While Facebook may still lead for revenue per visit, social network and blogging platform Tumblr is quickly growing its own revenue per visit and has nearly surpassed the social network giant.
Adobe on Tuesday released its Q4 2013 Social Media Intelligence Report, and revealed that Tumblr’s RPV increased by 340% year-over-year.
In the chart (shown above) the blue bars represent Q4 2013 and the gray bar is based on Q4 2012 numbers. As you can see Facebook’s RPV rose from $0.71 to $1.22 (72% growth) and Tumblr’s RPV leaps from $0.25 to $1.10.
While Twitter and Pinterest are still below a $1 RPV they grew by 131% and 244% respectively.
With Facebook showing only a 72% growth in its RPV investors are likely to feel a bit weary about the company’s growth potential in the near-term. Facebook faces a dilemma in which the company can only show so many ads without over populating the news feed and other areas of its products.
Facebook faces another problem, in that referral traffic from the site has also been on the decline, while competitors including Pinterest and Twitter continue to gain ground.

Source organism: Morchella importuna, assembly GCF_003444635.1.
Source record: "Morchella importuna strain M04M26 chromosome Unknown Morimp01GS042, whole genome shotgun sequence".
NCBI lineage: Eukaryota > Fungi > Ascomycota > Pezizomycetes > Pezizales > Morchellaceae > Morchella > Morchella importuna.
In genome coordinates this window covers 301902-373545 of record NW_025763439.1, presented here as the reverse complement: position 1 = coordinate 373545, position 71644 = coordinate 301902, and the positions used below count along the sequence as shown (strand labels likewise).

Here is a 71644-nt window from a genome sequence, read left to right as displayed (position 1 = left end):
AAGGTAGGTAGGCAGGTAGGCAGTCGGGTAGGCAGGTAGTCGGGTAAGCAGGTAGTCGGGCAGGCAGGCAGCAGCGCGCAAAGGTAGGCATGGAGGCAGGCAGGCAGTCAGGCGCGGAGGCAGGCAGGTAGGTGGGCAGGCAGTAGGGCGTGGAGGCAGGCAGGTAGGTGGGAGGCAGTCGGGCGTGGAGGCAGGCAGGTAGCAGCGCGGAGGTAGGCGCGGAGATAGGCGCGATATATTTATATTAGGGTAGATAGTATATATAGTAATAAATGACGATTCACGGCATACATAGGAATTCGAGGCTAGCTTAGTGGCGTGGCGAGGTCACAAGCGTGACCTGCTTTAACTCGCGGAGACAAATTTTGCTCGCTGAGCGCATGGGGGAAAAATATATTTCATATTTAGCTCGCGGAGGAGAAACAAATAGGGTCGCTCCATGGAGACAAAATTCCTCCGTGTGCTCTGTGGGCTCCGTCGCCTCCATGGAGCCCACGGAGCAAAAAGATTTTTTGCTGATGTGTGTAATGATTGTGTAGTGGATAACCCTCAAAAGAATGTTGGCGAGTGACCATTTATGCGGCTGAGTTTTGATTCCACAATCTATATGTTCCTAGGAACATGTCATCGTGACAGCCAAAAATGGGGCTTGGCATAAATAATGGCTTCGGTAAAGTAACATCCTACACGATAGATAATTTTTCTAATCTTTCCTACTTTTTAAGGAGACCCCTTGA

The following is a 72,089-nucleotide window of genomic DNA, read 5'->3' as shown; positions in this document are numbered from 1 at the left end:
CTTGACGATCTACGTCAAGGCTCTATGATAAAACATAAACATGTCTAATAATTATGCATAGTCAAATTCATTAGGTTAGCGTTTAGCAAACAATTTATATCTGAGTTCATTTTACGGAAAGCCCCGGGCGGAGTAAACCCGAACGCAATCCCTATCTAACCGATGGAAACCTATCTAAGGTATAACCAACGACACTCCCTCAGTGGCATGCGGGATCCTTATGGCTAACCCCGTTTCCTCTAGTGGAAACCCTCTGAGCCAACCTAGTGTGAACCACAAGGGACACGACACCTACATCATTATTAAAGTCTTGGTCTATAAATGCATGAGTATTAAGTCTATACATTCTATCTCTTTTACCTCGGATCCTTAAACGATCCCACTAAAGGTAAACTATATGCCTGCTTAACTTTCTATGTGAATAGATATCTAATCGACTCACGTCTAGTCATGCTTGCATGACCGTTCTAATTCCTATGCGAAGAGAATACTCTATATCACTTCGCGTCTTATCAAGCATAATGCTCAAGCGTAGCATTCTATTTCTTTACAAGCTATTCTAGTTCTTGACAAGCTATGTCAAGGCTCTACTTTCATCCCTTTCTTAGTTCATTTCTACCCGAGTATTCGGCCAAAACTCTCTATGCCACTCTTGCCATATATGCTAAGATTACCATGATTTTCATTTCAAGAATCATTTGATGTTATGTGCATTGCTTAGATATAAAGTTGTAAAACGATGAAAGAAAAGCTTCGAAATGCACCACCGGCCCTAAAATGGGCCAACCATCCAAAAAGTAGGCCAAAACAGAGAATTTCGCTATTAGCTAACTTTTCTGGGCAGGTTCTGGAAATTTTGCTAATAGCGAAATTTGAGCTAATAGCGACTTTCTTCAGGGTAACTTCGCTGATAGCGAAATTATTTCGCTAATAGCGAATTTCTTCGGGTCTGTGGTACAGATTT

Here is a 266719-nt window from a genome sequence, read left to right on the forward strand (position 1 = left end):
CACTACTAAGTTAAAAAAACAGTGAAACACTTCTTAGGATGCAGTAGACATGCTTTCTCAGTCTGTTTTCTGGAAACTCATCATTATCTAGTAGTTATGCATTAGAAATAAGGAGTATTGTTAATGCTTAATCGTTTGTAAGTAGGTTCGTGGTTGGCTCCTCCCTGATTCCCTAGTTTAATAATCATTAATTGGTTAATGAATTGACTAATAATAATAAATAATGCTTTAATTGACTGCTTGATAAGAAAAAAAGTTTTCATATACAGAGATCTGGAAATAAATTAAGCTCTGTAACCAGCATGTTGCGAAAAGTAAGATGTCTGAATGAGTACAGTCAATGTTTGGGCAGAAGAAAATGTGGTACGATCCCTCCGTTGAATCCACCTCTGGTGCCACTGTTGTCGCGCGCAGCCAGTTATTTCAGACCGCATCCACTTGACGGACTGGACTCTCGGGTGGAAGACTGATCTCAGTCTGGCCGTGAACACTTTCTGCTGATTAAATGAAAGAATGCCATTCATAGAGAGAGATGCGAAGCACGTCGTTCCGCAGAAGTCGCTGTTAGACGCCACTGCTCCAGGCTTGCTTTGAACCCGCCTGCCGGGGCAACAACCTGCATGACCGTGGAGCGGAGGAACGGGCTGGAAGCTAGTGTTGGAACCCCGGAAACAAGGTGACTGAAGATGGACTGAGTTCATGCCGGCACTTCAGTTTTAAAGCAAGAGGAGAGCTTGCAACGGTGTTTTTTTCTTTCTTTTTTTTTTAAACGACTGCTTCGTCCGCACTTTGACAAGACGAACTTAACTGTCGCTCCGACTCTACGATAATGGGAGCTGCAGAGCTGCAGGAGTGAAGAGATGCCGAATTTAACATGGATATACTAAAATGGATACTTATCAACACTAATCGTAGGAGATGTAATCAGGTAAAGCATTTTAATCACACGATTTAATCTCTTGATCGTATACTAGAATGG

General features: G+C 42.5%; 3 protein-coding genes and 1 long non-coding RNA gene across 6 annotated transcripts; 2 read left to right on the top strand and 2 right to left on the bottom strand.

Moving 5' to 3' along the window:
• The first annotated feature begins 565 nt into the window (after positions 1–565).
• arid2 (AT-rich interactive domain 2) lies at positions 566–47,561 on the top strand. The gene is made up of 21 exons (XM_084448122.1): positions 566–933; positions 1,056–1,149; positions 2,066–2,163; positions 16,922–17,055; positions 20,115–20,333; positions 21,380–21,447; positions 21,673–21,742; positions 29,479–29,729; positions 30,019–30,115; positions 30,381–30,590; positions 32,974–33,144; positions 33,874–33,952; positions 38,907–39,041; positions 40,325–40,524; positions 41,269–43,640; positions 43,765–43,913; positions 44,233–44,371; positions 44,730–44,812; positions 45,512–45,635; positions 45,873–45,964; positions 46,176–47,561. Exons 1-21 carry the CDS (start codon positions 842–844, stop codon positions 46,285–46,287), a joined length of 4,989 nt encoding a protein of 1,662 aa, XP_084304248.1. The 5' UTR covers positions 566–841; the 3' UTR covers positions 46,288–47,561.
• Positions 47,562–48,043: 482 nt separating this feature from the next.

The Adobe report did reveal that Facebook’s ad click through rate (CTR) is up 365 percent year-over-year and the company’s CPM increased by 437 percent over the same time period. The company’s CPCs remained even year-over-year with a modest 29% increase during the holiday season extending from October 2013 through end-of-year. Facebook also improved its ad click volume by 125 percent. While volume was up, Facebook was also serving a larger user base which helps explain the decline in per visit numbers based on volume.
Facebook continues to win the brand war with social engagement for companies increasing by 180 percent year-over year. Brand impressions also increased by 150 percent.
Adobe also offers a quick tip for Brands. Images inside of posts yielded a 650% increase in engagement over regular text-based posts. Link, text, and video posts yielded a lower return.
I can’t say I’m surprised by the numbers, there is a point when “Liking” something on a page doesn’t hold the same weight it used to. Who honestly has the time to look at every single thing their friends “Like.” I find myself navigating to several of the same sources to read interesting pieces of information and then ignoring most of the other social engagement on my Facebook page.